Echoes of 9/11 in Highland
September 19, 2012 —
The events of September 11, 2001 echoed in the Town of Highland Town Hall in two disparate ways at its September meeting, which this year fell on that date’s exact 11th anniversary. On a positive note was a discussion of the Heroes Park, a public space centered around a mounted fragment of the World Trade Center dedicated to all veterans and public safety providers. A more dubious legacy was some controversy regarding the maintenance and upgrading of emergency communications equipment around the county, generated by a national Homeland Security Department that may not be sufficiently sensitive to real local needs.
Supervisor Andy Boyar, during his report, brought up the Heroes Park, saying it is time that management of the park be turned over from the 9/11 memorial committee to the town. He announced that volunteers are invited to participate in placing 137 memory bricks in the brickwork of the park on Saturday, September 22. The committee has funds left over after the sales of the memory bricks, and Boyar proposed that those funds be turned over to the new town group set up to maintain the park in perpetuity, to finance upkeep.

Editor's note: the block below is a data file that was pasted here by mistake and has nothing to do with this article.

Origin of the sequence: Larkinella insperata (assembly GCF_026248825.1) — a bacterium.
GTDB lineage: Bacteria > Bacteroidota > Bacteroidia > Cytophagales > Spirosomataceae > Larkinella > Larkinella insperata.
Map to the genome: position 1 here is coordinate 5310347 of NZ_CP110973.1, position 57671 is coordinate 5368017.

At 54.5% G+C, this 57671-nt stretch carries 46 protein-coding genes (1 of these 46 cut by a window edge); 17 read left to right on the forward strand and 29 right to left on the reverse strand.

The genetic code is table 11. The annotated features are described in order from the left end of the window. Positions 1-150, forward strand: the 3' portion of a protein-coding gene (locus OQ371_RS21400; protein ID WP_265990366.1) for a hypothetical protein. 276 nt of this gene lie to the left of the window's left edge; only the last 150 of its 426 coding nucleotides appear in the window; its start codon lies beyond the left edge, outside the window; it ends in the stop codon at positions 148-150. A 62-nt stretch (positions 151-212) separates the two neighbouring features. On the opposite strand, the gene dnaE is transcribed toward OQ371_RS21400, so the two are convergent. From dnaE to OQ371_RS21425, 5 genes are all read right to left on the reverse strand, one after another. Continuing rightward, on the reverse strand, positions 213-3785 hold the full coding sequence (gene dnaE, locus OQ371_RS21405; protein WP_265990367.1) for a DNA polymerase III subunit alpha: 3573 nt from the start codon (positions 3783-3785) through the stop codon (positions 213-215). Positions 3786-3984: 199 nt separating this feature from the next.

Boyar also proposed that something like the impromptu ceremony that had been held that morning be institutionalized, expanded and better publicized in future years. At the ceremony, town clerk Doreen Hanson had rung the town bell at 8:46 a.m., the time that the first plane flew into the first tower, and the times of other key events on 9/11. Other people assembled at the park, including members of the VFW and emergency personnel, and refreshments were made available.
The consequences of 9/11 were also evident in a more contentious matter raised by Yulan Fire Department member Bill Hofaker, however. Hofaker is the liaison between the fire department and the Sullivan County Legislature’s Safety Committee, which is overseeing a much-needed upgrade of the emergency communications systems in the county. Reporting on a meeting of that committee , Hofaker noted that although his fire department strongly supports the upgrade, it is opposed to a proposal to change radio equipment from low-frequency to high-frequency. Apparently, the original rationale for this dates from the days after 9/11, when some complained that police and EMS personnel could not communicate directly with fire personnel because of the difference in frequency ranges.